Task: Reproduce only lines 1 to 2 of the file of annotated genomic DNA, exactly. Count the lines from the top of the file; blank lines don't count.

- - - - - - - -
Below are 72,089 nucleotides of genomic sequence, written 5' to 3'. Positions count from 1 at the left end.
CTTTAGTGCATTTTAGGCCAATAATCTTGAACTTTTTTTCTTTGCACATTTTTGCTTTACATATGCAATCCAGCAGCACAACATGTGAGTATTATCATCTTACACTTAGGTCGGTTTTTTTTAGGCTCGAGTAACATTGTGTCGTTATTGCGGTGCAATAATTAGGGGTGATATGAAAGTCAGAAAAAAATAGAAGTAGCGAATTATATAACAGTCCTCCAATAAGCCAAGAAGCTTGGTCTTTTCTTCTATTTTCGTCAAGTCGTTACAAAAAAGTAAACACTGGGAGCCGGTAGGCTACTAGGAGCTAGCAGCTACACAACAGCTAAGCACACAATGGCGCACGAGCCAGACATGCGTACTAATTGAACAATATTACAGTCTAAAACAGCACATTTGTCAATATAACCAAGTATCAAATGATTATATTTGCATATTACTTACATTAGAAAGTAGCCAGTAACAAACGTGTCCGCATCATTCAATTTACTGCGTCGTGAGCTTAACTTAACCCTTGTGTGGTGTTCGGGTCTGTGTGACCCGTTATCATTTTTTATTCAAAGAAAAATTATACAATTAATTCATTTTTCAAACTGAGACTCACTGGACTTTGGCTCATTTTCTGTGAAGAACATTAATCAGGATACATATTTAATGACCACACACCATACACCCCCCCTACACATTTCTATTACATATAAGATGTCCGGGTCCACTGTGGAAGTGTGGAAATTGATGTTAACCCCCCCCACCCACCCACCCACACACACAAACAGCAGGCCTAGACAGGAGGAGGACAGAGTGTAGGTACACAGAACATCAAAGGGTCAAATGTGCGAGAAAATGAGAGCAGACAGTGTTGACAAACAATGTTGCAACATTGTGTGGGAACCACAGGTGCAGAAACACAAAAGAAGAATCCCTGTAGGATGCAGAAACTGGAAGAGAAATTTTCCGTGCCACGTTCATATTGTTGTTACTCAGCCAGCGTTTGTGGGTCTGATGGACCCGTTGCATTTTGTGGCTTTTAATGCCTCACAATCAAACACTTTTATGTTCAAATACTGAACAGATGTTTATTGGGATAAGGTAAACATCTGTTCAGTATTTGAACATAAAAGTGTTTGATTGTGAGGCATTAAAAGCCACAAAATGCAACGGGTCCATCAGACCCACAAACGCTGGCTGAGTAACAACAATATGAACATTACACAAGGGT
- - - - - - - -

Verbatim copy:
Below are 72,089 nucleotides of genomic sequence, written 5' to 3'. Positions count from 1 at the left end.
CTTTAGTGCATTTTAGGCCAATAATCTTGAACTTTTTTTCTTTGCACATTTTTGCTTTACATATGCAATCCAGCAGCACAACATGTGAGTATTATCATCTTACACTTAGGTCGGTTTTTTTTAGGCTCGAGTAACATTGTGTCGTTATTGCGGTGCAATAATTAGGGGTGATATGAAAGTCAGAAAAAAATAGAAGTAGCGAATTATATAACAGTCCTCCAATAAGCCAAGAAGCTTGGTCTTTTCTTCTATTTTCGTCAAGTCGTTACAAAAAAGTAAACACTGGGAGCCGGTAGGCTACTAGGAGCTAGCAGCTACACAACAGCTAAGCACACAATGGCGCACGAGCCAGACATGCGTACTAATTGAACAATATTACAGTCTAAAACAGCACATTTGTCAATATAACCAAGTATCAAATGATTATATTTGCATATTACTTACATTAGAAAGTAGCCAGTAACAAACGTGTCCGCATCATTCAATTTACTGCGTCGTGAGCTTAACTTAACCCTTGTGTGGTGTTCGGGTCTGTGTGACCCGTTATCATTTTTTATTCAAAGAAAAATTATACAATTAATTCATTTTTCAAACTGAGACTCACTGGACTTTGGCTCATTTTCTGTGAAGAACATTAATCAGGATACATATTTAATGACCACACACCATACACCCCCCCTACACATTTCTATTACATATAAGATGTCCGGGTCCACTGTGGAAGTGTGGAAATTGATGTTAACCCCCCCCACCCACCCACCCACACACACAAACAGCAGGCCTAGACAGGAGGAGGACAGAGTGTAGGTACACAGAACATCAAAGGGTCAAATGTGCGAGAAAATGAGAGCAGACAGTGTTGACAAACAATGTTGCAACATTGTGTGGGAACCACAGGTGCAGAAACACAAAAGAAGAATCCCTGTAGGATGCAGAAACTGGAAGAGAAATTTTCCGTGCCACGTTCATATTGTTGTTACTCAGCCAGCGTTTGTGGGTCTGATGGACCCGTTGCATTTTGTGGCTTTTAATGCCTCACAATCAAACACTTTTATGTTCAAATACTGAACAGATGTTTATTGGGATAAGGTAAACATCTGTTCAGTATTTGAACATAAAAGTGTTTGATTGTGAGGCATTAAAAGCCACAAAATGCAACGGGTCCATCAGACCCACAAACGCTGGCTGAGTAACAACAATATGAACATTACACAAGGGT